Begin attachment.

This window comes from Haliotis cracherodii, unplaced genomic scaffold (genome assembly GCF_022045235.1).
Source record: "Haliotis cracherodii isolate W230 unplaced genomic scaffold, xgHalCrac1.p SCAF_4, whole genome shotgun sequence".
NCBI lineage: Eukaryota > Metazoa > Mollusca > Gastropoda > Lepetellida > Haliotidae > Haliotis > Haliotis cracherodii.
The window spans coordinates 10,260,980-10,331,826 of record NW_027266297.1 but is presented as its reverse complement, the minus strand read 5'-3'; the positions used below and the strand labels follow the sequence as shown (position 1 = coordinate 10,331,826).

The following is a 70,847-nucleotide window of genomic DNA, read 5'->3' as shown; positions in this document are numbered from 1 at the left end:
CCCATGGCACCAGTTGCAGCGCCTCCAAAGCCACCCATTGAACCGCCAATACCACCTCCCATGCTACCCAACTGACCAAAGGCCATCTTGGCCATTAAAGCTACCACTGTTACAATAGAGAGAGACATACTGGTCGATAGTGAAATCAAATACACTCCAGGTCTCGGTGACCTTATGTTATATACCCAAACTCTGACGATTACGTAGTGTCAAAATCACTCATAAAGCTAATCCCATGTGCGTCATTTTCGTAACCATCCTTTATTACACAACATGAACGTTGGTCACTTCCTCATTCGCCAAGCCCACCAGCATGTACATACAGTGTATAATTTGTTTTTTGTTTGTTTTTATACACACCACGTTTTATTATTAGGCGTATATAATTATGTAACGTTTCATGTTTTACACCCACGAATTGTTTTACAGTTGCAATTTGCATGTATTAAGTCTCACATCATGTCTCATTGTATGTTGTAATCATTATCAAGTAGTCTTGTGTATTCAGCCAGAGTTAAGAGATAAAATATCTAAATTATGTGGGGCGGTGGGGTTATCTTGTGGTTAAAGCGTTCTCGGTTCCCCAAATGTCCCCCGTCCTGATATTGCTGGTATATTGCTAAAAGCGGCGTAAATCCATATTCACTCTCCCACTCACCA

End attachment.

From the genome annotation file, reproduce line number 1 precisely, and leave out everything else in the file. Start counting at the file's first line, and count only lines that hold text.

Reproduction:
This window comes from Haliotis cracherodii, unplaced genomic scaffold (genome assembly GCF_022045235.1).